“I managed to get the seatbelt undone but the patient fell on top of me, trapping me in the confined space inside the car.’

“I had a moment where I genuinely thought I was going to die alongside the patient. I thought of my family and that’s when I managed to find the strength to get the patient out of the car.

“Many others were helping me and the person to get to safety and after we got a few yards away from the vehicle, it exploded, taking everything with it. Had we been any longer in the car, it would have been a very different story.”

Assistant dispatch service manager Andy Bell has worked with Martin for many years and wanted to recognise his heroic efforts by nominating him for the control room award. 

Jury’s Inn Hinckley Island, Hinckley, Leicestershire, United Kingdom, 02 March, 2020. Pictured, left to right: Matthew Griffiths, Martin Lonsdale, Helen Fospero. Award: Bravery and Courage Sponsor: UK Cloud Presenter: Matthew Griffiths Winner: Martin Lonsdale Organisation:Maritime and Coastguard Agency Control Room Awards 2020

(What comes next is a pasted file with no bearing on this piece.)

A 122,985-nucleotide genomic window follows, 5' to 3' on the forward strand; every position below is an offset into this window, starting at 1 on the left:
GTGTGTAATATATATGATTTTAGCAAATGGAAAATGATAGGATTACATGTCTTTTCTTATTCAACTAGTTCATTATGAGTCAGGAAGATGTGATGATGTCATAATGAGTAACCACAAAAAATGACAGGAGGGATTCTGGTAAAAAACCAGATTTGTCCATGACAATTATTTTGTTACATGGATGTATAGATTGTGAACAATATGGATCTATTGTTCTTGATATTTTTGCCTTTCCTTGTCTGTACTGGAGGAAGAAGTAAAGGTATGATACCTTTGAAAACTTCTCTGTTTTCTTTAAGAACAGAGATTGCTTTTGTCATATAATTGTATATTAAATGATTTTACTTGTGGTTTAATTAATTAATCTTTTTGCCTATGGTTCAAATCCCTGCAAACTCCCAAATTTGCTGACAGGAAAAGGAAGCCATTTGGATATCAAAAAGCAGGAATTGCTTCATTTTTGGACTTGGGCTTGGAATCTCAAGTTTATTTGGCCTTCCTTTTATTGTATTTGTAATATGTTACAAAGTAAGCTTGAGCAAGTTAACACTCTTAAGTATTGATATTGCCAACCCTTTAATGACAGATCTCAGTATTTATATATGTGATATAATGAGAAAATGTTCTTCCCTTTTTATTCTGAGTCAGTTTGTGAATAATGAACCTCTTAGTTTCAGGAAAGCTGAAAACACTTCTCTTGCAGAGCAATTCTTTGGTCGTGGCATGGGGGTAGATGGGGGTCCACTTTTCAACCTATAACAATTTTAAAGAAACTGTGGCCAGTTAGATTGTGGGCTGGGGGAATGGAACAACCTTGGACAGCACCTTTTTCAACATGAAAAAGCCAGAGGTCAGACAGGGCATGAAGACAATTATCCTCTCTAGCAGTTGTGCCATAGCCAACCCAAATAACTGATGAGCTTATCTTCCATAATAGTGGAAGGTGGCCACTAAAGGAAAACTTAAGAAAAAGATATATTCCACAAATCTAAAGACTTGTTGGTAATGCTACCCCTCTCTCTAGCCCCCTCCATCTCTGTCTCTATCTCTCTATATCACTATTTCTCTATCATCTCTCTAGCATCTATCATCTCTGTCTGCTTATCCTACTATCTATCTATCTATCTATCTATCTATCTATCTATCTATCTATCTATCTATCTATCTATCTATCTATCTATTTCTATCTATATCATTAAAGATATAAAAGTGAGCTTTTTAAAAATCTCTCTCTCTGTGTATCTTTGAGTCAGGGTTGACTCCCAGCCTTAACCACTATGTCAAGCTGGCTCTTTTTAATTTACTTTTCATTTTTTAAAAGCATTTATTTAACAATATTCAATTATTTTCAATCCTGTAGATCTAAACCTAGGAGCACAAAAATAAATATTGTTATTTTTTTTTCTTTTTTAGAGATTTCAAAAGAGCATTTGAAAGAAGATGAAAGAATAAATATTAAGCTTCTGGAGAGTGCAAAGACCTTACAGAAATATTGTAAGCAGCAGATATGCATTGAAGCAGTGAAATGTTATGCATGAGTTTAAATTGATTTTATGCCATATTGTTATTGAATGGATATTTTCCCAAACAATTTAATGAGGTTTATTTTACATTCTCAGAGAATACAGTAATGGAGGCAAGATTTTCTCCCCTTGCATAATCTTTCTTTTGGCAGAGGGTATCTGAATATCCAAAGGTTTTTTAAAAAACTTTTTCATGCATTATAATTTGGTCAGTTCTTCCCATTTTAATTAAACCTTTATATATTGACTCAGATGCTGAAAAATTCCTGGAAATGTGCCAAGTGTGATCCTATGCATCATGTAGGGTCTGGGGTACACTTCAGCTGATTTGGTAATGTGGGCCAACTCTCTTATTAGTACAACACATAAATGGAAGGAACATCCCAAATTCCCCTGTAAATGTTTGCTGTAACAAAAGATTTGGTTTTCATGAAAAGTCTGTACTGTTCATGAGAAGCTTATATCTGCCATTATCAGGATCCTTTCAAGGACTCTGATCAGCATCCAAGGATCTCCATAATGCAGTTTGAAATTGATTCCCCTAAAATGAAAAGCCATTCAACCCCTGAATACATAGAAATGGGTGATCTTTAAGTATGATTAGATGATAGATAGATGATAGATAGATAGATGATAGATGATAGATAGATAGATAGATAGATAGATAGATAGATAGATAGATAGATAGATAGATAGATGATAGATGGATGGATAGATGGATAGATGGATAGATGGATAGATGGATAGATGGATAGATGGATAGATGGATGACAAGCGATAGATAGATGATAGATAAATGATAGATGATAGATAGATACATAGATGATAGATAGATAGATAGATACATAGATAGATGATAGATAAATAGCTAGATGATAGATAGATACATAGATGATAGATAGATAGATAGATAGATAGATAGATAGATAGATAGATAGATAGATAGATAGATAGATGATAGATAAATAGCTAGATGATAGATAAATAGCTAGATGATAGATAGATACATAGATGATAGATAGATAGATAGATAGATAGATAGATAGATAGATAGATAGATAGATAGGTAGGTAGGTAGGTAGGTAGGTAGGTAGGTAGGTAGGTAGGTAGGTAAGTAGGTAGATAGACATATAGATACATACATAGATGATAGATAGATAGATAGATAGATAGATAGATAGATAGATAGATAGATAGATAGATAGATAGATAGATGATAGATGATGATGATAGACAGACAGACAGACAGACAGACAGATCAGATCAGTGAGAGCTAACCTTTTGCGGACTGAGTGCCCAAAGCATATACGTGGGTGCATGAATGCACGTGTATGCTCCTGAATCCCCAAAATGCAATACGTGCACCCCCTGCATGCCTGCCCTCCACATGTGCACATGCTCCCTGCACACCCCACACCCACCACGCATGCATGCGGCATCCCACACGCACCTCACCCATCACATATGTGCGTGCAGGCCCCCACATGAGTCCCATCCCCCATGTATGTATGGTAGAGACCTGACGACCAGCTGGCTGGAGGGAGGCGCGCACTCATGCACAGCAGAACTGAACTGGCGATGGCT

Andy said, “Martin’s actions didn’t surprise me; he showed the upmost gallantry and valour in a life-threatening situation.’

“He always tries his best and shows great integrity with everything that he does. His family would have been at the front of his thoughts throughout the whole incident.’

“Even though the situation meant Martin risked his own life, we were relieved to hear that he left the scene unscathed. Fortunately, everyone escaped unharmed thanks to his heroic actions.’

“I am so proud of Martin — he is an inspiration to us all.”

London’s Air Ambulance Charity Calls for Support to Fund Growing Number of Missions

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New data released by London’s Air Ambulance Charity has highlighted an increase in patients attended to in 2019.